Sound Insulation for Figgy's California Insight

We all know that there can be a teensy bit of road noise coming from the back at highway speeds or on a road surface that isn't smooth as a gentle summer breeze. I didn't want to do anything that would not be removable or that would be heavy or cost anything substantial. After a little on-line research, I quickly realized that stuff like dynamat wouldn't fit the bill. So, with those parameters in mind, I stalked around the house trying to find something that might give decent sound insulation and not cost me a bundle.

As I was rummaging around, I realized that nothing is much cheaper than garbage, and decided that using garbage as sound insulation would fill the cost parameter requirements. Now I just had to fill the light weight and removable requirements. With that in mind, I scoured the house for garbage and came across my old futon from graduate school which I have been meaning to throw away for years and years. I was prepared to find that it would be musty, dusty and stinky, like most garbage. I was pleasantly surprised to find that when I unzipped the inner sacking it was fresh as the day I bought it and could easily be pulled apart and cut to fit any space requirements. It was light weight, and it kept clumped together so it didn't lose fibers or dust into the car space.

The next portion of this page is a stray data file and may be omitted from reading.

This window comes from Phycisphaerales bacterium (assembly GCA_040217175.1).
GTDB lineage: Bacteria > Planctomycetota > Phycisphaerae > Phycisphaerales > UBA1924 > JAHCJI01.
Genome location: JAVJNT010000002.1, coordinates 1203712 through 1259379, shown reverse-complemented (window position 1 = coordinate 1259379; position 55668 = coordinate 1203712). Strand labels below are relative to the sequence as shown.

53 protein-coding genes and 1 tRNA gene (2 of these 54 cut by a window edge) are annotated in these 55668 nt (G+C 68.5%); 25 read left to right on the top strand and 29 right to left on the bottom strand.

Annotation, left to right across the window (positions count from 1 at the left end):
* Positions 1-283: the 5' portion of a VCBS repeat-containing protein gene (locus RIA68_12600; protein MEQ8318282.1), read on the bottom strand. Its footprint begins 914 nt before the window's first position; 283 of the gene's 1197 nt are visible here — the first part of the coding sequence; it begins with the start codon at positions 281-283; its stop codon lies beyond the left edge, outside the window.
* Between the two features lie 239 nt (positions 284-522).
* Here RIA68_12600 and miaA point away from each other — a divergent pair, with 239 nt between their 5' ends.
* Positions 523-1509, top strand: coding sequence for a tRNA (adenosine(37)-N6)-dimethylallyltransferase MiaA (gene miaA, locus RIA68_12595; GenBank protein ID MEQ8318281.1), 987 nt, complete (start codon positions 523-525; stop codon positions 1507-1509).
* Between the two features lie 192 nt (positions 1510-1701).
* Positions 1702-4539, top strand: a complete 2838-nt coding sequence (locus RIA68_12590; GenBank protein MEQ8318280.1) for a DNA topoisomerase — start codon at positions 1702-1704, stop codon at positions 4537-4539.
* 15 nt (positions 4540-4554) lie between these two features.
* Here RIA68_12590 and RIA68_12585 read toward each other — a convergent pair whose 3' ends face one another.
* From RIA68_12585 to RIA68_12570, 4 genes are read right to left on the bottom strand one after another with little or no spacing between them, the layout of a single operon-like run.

Garbage in, quality out:

Pack in cavity, leaving air circulation in back and front of it to avoid smothering the battery too much and blocking the air vents.

Put a few inches on each side of cargo box, again leaving the front open for air flow to the battery and to not block the air vents.

I also put a generous amount directly under the spare tire, tore a hole through it for the hold down screw, and put the tire back in screwed down tight. This bottom padding has no real effect on air circulation since it's normally filled up anyway and has the Honda felt pad there in the first place.

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